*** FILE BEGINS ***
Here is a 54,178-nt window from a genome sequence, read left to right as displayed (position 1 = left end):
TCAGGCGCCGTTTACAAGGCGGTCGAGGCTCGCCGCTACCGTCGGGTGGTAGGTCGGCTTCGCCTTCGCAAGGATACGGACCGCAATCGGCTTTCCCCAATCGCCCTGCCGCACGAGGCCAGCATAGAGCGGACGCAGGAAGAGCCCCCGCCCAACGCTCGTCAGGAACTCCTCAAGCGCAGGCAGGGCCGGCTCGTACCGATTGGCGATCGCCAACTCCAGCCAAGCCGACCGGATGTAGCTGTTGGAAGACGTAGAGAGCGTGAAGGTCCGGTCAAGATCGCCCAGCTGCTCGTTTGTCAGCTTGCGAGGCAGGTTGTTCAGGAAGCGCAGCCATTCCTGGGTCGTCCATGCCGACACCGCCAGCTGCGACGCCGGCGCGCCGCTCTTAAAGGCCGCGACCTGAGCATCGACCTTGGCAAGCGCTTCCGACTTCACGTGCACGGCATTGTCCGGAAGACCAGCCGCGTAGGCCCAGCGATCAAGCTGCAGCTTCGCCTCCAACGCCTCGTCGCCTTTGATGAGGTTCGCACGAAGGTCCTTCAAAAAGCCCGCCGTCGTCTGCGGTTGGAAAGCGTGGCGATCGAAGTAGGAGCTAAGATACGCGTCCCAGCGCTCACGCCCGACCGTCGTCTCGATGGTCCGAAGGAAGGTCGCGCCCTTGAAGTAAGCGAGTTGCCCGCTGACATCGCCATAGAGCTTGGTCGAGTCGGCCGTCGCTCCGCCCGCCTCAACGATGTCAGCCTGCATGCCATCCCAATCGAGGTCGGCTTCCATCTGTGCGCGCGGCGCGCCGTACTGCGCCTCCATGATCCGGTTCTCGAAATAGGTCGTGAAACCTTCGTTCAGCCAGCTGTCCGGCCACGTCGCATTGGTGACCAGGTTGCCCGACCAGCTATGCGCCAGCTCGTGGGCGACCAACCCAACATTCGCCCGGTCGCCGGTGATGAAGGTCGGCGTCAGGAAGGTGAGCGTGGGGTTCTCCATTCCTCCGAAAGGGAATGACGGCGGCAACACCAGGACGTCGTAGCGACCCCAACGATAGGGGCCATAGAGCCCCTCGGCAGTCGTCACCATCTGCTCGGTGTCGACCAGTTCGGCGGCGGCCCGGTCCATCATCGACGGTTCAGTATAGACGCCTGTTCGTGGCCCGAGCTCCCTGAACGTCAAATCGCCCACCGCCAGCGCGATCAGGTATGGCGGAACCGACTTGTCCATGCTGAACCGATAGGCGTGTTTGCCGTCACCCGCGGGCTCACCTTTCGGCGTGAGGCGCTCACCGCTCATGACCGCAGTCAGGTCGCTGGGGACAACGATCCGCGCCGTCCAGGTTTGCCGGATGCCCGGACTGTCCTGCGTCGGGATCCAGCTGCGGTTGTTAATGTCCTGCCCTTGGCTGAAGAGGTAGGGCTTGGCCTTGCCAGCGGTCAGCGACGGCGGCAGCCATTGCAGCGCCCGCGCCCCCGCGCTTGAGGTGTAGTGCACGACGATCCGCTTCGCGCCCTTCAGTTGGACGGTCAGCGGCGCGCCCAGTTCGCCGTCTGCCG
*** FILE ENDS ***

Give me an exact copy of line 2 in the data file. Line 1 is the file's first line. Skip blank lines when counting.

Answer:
TCAGGCGCCGTTTACAAGGCGGTCGAGGCTCGCCGCTACCGTCGGGTGGTAGGTCGGCTTCGCCTTCGCAAGGATACGGACCGCAATCGGCTTTCCCCAATCGCCCTGCCGCACGAGGCCAGCATAGAGCGGACGCAGGAAGAGCCCCCGCCCAACGCTCGTCAGGAACTCCTCAAGCGCAGGCAGGGCCGGCTCGTACCGATTGGCGATCGCCAACTCCAGCCAAGCCGACCGGATGTAGCTGTTGGAAGACGTAGAGAGCGTGAAGGTCCGGTCAAGATCGCCCAGCTGCTCGTTTGTCAGCTTGCGAGGCAGGTTGTTCAGGAAGCGCAGCCATTCCTGGGTCGTCCATGCCGACACCGCCAGCTGCGACGCCGGCGCGCCGCTCTTAAAGGCCGCGACCTGAGCATCGACCTTGGCAAGCGCTTCCGACTTCACGTGCACGGCATTGTCCGGAAGACCAGCCGCGTAGGCCCAGCGATCAAGCTGCAGCTTCGCCTCCAACGCCTCGTCGCCTTTGATGAGGTTCGCACGAAGGTCCTTCAAAAAGCCCGCCGTCGTCTGCGGTTGGAAAGCGTGGCGATCGAAGTAGGAGCTAAGATACGCGTCCCAGCGCTCACGCCCGACCGTCGTCTCGATGGTCCGAAGGAAGGTCGCGCCCTTGAAGTAAGCGAGTTGCCCGCTGACATCGCCATAGAGCTTGGTCGAGTCGGCCGTCGCTCCGCCCGCCTCAACGATGTCAGCCTGCATGCCATCCCAATCGAGGTCGGCTTCCATCTGTGCGCGCGGCGCGCCGTACTGCGCCTCCATGATCCGGTTCTCGAAATAGGTCGTGAAACCTTCGTTCAGCCAGCTGTCCGGCCACGTCGCATTGGTGACCAGGTTGCCCGACCAGCTATGCGCCAGCTCGTGGGCGACCAACCCAACATTCGCCCGGTCGCCGGTGATGAAGGTCGGCGTCAGGAAGGTGAGCGTGGGGTTCTCCATTCCTCCGAAAGGGAATGACGGCGGCAACACCAGGACGTCGTAGCGACCCCAACGATAGGGGCCATAGAGCCCCTCGGCAGTCGTCACCATCTGCTCGGTGTCGACCAGTTCGGCGGCGGCCCGGTCCATCATCGACGGTTCAGTATAGACGCCTGTTCGTGGCCCGAGCTCCCTGAACGTCAAATCGCCCACCGCCAGCGCGATCAGGTATGGCGGAACCGACTTGTCCATGCTGAACCGATAGGCGTGTTTGCCGTCACCCGCGGGCTCACCTTTCGGCGTGAGGCGCTCACCGCTCATGACCGCAGTCAGGTCGCTGGGGACAACGATCCGCGCCGTCCAGGTTTGCCGGATGCCCGGACTGTCCTGCGTCGGGATCCAGCTGCGGTTGTTAATGTCCTGCCCTTGGCTGAAGAGGTAGGGCTTGGCCTTGCCAGCGGTCAGCGACGGCGGCAGCCATTGCAGCGCCCGCGCCCCCGCGCTTGAGGTGTAGTGCACGACGATCCGCTTCGCGCCCTTCAGTTGGACGGTCAGCGGCGCGCCCAGTTCGCCGTCTGCCG